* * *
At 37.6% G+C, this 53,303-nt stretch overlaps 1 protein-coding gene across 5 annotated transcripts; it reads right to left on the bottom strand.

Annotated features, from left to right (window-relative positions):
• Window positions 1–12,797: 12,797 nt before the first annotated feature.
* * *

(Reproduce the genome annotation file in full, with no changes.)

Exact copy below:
At 37.6% G+C, this 53,303-nt stretch overlaps 1 protein-coding gene across 5 annotated transcripts; it reads right to left on the bottom strand.

Annotated features, from left to right (window-relative positions):
• Window positions 1–12,797: 12,797 nt before the first annotated feature.